Q&A: July 4, 2019 Edition

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Q. I retired from UPS 23 years ago and remember our Peterbuilt and some Mack tractors having the horn buttons in the Apr. 25 Q&A.
— Phil Emerson, Riverside, Calif.

A. Thanks for helping us focus the identification. I was thinking delivery trucks, which didn’t quite fit with Reo and Diamond Reo. It seems more likely, then, that Dale Thompson’s horn buttons may be from over-the-road UPS tractor-trailers.

Q. I have a friend who recently had this door given to him. He now hangs it in his hunting camp “man cave.” He just retired from the Potsdam, N.Y., police force. I’m wondering if someone could identify the year and make of car.
— Jeff Scovil, Colton, N.Y.

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A. I see evidence of a push-button door handle with key lock below, located just below a side body crease. The crease, and another on the lower part of the door, may not show up well in print but, when combined with the severely-sloped A pillar set back from the hinge line of the door, I think it leads to a 1966-’67 Plymouth Belvedere, a model popular for small-town policing. Did Potsdam use Plymouth police cruisers back in the day?

Q. Being a military brat, I have lived in quite a few states. I understand the term “glove box” [a place to keep gloves], but here in Montana they call it a “jockey box.” Where does this term come from?
— Ron Glasson, Deer Lodge, Mont.

A. I grew up in New England, and my family always referred to a “glove compartment,” which is a generic term for a glove box. Wikipedia expands on this somewhat: “A glove compartment or glovebox or glovie is a compartment built into the dashboard of an automobile, located over the front-seat passenger’s footwell, and often used for miscellaneous storage. The name derives from the original purpose of the compartment, to store driving gloves. They were sometimes in a box on the floorboard near the driver, hence the word ‘glovebox.’ In most vehicles, the glove compartment closes with a latch, with the option of being locked with a key (often desirable when using valet service, or when parking with the convertible top down, or when the compartment contains a mechanism to open the trunk).” That verges on too much information, although the term “glovie” was new to me.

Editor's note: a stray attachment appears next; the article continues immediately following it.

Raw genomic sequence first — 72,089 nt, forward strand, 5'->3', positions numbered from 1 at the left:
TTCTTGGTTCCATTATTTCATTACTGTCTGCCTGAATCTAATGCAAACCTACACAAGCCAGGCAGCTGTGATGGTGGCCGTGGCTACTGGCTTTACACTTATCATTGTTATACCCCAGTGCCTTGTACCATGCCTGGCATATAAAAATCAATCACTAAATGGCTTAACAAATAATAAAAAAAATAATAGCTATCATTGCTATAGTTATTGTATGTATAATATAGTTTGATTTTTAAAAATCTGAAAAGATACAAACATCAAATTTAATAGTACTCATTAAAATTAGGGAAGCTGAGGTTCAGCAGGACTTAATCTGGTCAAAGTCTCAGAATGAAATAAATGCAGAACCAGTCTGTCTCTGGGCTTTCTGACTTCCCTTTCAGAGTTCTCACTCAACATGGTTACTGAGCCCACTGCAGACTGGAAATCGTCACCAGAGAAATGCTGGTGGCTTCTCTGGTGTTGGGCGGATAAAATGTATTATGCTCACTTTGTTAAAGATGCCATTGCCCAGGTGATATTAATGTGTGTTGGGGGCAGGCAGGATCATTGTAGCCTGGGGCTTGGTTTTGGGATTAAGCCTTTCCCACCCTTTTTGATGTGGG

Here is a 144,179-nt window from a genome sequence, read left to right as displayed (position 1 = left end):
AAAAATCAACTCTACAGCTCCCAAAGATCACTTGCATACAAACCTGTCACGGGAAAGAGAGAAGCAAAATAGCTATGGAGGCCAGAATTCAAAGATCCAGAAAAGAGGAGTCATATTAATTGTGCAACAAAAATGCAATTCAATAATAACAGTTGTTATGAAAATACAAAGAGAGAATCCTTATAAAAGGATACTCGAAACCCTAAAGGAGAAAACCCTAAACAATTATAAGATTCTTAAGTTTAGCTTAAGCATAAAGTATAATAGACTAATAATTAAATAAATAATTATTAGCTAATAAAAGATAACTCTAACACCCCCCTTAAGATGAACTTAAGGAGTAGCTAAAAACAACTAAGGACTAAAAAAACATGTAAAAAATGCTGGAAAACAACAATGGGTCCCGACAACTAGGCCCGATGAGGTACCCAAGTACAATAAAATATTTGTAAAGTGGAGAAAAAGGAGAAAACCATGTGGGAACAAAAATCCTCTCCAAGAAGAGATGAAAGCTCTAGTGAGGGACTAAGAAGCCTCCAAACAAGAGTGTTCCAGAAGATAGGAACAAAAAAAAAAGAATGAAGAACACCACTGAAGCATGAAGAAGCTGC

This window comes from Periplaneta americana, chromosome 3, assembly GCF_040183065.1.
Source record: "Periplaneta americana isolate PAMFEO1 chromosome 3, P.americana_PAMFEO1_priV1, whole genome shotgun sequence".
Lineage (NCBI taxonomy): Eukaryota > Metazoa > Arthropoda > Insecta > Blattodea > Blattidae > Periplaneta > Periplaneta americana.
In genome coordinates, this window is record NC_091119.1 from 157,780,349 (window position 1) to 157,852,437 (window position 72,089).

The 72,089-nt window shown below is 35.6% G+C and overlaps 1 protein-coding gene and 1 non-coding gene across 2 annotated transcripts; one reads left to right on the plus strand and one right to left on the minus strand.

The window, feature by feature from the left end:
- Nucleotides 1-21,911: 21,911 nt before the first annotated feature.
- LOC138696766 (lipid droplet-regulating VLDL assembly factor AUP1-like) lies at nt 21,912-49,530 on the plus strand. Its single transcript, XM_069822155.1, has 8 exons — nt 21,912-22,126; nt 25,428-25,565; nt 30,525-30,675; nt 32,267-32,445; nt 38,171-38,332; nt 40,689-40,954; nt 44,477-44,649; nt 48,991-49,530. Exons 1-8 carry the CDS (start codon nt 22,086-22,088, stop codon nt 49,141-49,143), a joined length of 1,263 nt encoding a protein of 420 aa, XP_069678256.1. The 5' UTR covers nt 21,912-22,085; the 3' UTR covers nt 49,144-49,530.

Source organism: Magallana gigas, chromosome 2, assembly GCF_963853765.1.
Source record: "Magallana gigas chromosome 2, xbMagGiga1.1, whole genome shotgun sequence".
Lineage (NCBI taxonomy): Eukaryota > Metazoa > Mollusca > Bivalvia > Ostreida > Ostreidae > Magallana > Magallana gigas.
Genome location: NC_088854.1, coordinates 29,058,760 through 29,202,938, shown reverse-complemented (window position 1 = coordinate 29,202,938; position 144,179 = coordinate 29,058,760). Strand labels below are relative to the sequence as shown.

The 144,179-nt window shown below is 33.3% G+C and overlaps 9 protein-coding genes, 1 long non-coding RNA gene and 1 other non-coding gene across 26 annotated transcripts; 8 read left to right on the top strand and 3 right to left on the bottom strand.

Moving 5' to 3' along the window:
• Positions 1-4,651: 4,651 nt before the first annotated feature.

Under “Other local names,” however, Wikipedia goes on to say: “In Barbados, South Africa, and Zimbabwe, as well as parts of southern Minnesota and northwest Wyoming, the glove compartment is commonly referred to as a ‘cubby-hole.’ It is also occasionally called a ‘jockey box,’ especially in the upper Rocky Mountain states in the United States, such as Idaho. There’s also a screen pop-up arising from “jockey box” that explains: “A jockey box is an insulated container containing ice and water, as well as a long coil of hollow tubing. The device is used to cool beverages being served on tap in temporary locations.”

So I wonder, is it common to see cars with dashboard-mounted tap handles in Montana? What do other readers call a glove box? I remember an elderly uncle who called it simply a “pocket.”

Q. Does anyone know where I can find an original trunk mat for a 1941 Dodge business coupe? If so, please contact: Gene Johnston, 620-496-5431, Yates Center, KS.

A. Are you hoping for a new old stock mat, or a reproduction of good quality? Unless it’s stored under ideal conditions, rubber deteriorates over time, and if stored rolled up may take a permanent set. Failing that, you might be able to make an acceptable mat from modern material, unless, of course, you’re completing a prize-winning restoration.

To submit questions to this column: E-mail oldcars@krause.com or mail to: Q&A, Old Cars,
5225 Joerns Drive, Suite 2, Stevens Point, WI 54481.

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